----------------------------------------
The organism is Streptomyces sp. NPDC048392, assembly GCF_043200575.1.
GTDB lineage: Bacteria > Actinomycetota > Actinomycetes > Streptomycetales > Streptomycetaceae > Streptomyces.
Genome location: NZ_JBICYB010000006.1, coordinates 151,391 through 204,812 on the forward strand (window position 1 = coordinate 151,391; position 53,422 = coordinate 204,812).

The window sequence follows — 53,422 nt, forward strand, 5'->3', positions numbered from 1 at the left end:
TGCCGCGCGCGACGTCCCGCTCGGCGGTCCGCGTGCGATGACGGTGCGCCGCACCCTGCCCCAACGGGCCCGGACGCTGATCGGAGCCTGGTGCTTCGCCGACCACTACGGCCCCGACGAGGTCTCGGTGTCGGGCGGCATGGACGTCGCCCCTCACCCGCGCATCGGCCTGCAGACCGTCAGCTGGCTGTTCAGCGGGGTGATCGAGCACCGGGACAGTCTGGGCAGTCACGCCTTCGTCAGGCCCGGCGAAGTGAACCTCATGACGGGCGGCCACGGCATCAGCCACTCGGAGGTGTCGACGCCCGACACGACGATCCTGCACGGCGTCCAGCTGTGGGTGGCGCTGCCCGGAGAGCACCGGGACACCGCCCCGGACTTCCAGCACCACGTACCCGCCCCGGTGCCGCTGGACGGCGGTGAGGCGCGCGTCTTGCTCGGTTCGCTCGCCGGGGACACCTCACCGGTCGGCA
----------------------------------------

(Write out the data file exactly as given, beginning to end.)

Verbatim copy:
The organism is Streptomyces sp. NPDC048392, assembly GCF_043200575.1.
GTDB lineage: Bacteria > Actinomycetota > Actinomycetes > Streptomycetales > Streptomycetaceae > Streptomyces.
Genome location: NZ_JBICYB010000006.1, coordinates 151,391 through 204,812 on the forward strand (window position 1 = coordinate 151,391; position 53,422 = coordinate 204,812).

The window sequence follows — 53,422 nt, forward strand, 5'->3', positions numbered from 1 at the left end:
TGCCGCGCGCGACGTCCCGCTCGGCGGTCCGCGTGCGATGACGGTGCGCCGCACCCTGCCCCAACGGGCCCGGACGCTGATCGGAGCCTGGTGCTTCGCCGACCACTACGGCCCCGACGAGGTCTCGGTGTCGGGCGGCATGGACGTCGCCCCTCACCCGCGCATCGGCCTGCAGACCGTCAGCTGGCTGTTCAGCGGGGTGATCGAGCACCGGGACAGTCTGGGCAGTCACGCCTTCGTCAGGCCCGGCGAAGTGAACCTCATGACGGGCGGCCACGGCATCAGCCACTCGGAGGTGTCGACGCCCGACACGACGATCCTGCACGGCGTCCAGCTGTGGGTGGCGCTGCCCGGAGAGCACCGGGACACCGCCCCGGACTTCCAGCACCACGTACCCGCCCCGGTGCCGCTGGACGGCGGTGAGGCGCGCGTCTTGCTCGGTTCGCTCGCCGGGGACACCTCACCGGTCGGCA